14

My team currently uses a fairly simple branching/deployment process that looks like this:

                ┌────────┐ ┌────┐ ┌──────┐
 Environments:  │  DEV   │ │ QA │ │ PROD │
                └────────┘ └────┘ └──────┘

                     ▲       ▲       ▲
                     │       │       │

                ┌────────┐ ┌────┐ ┌──────┐
 Builds:        │  DEV   │ │ QA │ │ PROD │
                └────────┘ └────┘ └──────┘

                     ▲       ▲       ▲
                     │       │       │

                ┌────────┐ ┌────┐ ┌──────┐
 Branches:      │ master │ │ qa │ │ prod │
                └────────┘ └────┘ └──────┘

Each environment has its own branch (we use git) and its own build that uses that branch. When we want to promote from one environment to another, for example, from DEV to QA, we merge the master branch into qa and kick off a new QA build (which is then automatically deployed to the QA environment).

We're considering moving to a new process that would do away with having a dedicated branch and build for each environment. Instead, a single release build would create a "deployment package" which could then be deployed to any environment. We're imagining a typical workflow would look something like this:

                ┌────────┐     ┌────┐     ┌──────┐
 Environments:  │  DEV   │ ──► │ QA │ ──► │ PROD │
                └────────┘     └────┘     └──────┘

                      ▲ 
                       \ 

                        ┌───────────────┐
 Builds:                │ release build │
                        └───────────────┘

                                ▲
                                │

                ┌────────┐ ┌─────────┐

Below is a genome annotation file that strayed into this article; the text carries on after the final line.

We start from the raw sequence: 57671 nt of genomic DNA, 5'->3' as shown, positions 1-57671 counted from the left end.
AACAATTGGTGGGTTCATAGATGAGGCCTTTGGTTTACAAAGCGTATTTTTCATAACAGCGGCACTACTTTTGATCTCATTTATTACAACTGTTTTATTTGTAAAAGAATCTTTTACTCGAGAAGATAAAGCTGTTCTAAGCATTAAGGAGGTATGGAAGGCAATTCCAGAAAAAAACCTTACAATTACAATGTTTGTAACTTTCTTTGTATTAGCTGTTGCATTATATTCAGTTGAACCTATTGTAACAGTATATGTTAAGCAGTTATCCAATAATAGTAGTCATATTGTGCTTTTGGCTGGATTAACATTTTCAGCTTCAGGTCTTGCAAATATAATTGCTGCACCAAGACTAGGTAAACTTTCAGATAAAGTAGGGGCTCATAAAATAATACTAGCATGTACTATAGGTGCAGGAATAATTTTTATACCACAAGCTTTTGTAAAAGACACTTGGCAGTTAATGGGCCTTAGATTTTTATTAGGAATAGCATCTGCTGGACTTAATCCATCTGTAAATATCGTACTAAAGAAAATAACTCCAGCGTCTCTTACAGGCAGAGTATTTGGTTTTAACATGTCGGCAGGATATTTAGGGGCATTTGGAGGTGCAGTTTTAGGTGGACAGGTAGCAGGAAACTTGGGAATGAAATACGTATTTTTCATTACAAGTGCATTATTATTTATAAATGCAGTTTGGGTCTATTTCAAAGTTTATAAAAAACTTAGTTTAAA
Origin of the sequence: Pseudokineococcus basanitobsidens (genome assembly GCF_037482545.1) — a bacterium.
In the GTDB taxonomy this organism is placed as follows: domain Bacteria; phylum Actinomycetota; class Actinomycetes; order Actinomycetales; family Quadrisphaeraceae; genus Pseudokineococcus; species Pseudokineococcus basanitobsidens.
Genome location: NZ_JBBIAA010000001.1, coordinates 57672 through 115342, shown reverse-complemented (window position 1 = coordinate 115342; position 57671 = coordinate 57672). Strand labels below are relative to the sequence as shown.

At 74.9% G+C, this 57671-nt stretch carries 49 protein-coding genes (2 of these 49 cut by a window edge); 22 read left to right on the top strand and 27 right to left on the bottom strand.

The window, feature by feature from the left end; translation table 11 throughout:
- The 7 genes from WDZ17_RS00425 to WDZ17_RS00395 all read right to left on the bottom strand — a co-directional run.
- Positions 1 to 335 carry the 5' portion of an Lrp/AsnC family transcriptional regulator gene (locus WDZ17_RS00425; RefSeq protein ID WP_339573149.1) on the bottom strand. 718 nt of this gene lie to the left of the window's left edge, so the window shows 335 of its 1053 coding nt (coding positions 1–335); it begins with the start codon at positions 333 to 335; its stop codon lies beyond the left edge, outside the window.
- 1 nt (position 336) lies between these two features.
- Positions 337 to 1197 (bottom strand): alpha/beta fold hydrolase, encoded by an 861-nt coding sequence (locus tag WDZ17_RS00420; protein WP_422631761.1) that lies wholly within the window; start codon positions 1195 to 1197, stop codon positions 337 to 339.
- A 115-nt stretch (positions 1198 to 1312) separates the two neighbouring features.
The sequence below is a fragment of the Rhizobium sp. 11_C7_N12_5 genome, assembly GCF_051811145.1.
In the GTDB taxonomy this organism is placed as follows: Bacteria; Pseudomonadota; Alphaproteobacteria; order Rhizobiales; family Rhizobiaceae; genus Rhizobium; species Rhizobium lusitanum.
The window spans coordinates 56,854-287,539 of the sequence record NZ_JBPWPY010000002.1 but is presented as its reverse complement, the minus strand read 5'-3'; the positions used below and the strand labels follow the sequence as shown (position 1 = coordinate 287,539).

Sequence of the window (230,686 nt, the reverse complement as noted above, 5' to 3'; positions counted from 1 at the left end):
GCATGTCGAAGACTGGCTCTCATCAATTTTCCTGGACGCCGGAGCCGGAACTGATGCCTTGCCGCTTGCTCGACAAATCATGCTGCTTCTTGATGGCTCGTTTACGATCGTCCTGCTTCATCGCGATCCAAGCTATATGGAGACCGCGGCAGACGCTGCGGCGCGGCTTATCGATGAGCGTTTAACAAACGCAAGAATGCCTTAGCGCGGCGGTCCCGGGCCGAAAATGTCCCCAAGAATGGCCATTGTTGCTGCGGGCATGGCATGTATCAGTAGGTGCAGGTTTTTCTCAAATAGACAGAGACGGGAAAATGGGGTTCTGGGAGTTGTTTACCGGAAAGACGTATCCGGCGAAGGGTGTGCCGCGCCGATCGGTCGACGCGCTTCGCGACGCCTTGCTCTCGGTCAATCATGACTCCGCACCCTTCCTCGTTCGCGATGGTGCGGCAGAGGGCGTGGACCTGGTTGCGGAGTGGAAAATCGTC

Branches:      │ master │ │ release │
                └────────┘ └─────────┘

Promoting from one environment to another would no longer be handled in source control; rather, we'd just take the already-built binaries (the "deployment package") and drop that on the new environment.

This new system would allow us to deploy any build to any environment, which has several advantages. For example, it's trivial to test PROD bug fixes in DEV and QA. Our current system doesn't provide an easy way to do this without rolling back a branch, which we'd obviously like to avoid.

The biggest drawback with this new system is that we no longer have an automatic way of tracking what code is in which environment. If we need to make a fix in PROD, we no longer have a dedicated branch in sync with the current production codebase. The same goes for QA - if we want to push a quick change to QA without dredging up in-progress work from master, we no longer have a branch that reflects the current state of the QA environment.

How can we keep track of what code is in each environment?

Some options we're considering:

  • utilizing git tags to keep track of which commit is in which environment
  • embedding the git commit used by the build into each deployment package
  • Do you have a CI system such as Hudson or Jenkins? Is it capable of pushing tags of what it built back to git? (I know there are plugins for Hudson and Jenkins that can... - not as sure about others). – user40980 Nov 6 '15 at 22:03
  • @MichaelT We use MSBuild for our builds and Octopus Deploy for our deployments. I'm pretty confident we could make Octopus manipulate our git repository with a custom Powershell deployment script. – Nathan Friend Nov 6 '15 at 22:11
14

Git tags are what you really want to use to designate releases. The reason is that they have meaning to you and can be used to quickly recognize the linkage between the state deployed code and any information that the build server may have (such as build number).